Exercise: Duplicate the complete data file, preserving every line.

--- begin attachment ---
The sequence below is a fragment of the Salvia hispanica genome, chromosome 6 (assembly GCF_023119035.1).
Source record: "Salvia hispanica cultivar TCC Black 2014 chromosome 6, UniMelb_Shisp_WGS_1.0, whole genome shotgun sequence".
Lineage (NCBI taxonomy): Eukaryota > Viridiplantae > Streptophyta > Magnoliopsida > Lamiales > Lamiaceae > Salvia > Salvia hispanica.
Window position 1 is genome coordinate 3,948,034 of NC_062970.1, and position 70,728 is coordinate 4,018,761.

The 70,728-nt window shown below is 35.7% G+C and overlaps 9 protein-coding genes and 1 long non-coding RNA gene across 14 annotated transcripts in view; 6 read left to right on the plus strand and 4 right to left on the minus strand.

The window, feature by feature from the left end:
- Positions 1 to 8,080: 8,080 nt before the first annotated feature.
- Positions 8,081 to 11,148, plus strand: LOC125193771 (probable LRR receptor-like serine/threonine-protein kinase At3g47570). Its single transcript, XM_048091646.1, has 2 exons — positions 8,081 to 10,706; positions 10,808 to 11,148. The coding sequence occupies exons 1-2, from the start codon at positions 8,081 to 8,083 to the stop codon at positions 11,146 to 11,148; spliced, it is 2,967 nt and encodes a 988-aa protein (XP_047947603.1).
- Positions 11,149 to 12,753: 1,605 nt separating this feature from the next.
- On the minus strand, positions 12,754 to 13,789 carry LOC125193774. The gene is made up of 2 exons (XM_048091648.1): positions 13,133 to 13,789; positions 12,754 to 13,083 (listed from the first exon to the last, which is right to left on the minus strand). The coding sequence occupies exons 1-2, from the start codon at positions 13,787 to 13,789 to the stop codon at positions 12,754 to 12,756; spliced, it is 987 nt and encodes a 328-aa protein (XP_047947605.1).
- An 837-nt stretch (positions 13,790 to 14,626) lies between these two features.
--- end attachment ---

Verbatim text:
The sequence below is a fragment of the Salvia hispanica genome, chromosome 6 (assembly GCF_023119035.1).
Source record: "Salvia hispanica cultivar TCC Black 2014 chromosome 6, UniMelb_Shisp_WGS_1.0, whole genome shotgun sequence".
Lineage (NCBI taxonomy): Eukaryota > Viridiplantae > Streptophyta > Magnoliopsida > Lamiales > Lamiaceae > Salvia > Salvia hispanica.
Window position 1 is genome coordinate 3,948,034 of NC_062970.1, and position 70,728 is coordinate 4,018,761.

The 70,728-nt window shown below is 35.7% G+C and overlaps 9 protein-coding genes and 1 long non-coding RNA gene across 14 annotated transcripts in view; 6 read left to right on the plus strand and 4 right to left on the minus strand.

The window, feature by feature from the left end:
- Positions 1 to 8,080: 8,080 nt before the first annotated feature.
- Positions 8,081 to 11,148, plus strand: LOC125193771 (probable LRR receptor-like serine/threonine-protein kinase At3g47570). Its single transcript, XM_048091646.1, has 2 exons — positions 8,081 to 10,706; positions 10,808 to 11,148. The coding sequence occupies exons 1-2, from the start codon at positions 8,081 to 8,083 to the stop codon at positions 11,146 to 11,148; spliced, it is 2,967 nt and encodes a 988-aa protein (XP_047947603.1).
- Positions 11,149 to 12,753: 1,605 nt separating this feature from the next.
- On the minus strand, positions 12,754 to 13,789 carry LOC125193774. The gene is made up of 2 exons (XM_048091648.1): positions 13,133 to 13,789; positions 12,754 to 13,083 (listed from the first exon to the last, which is right to left on the minus strand). The coding sequence occupies exons 1-2, from the start codon at positions 13,787 to 13,789 to the stop codon at positions 12,754 to 12,756; spliced, it is 987 nt and encodes a 328-aa protein (XP_047947605.1).
- An 837-nt stretch (positions 13,790 to 14,626) lies between these two features.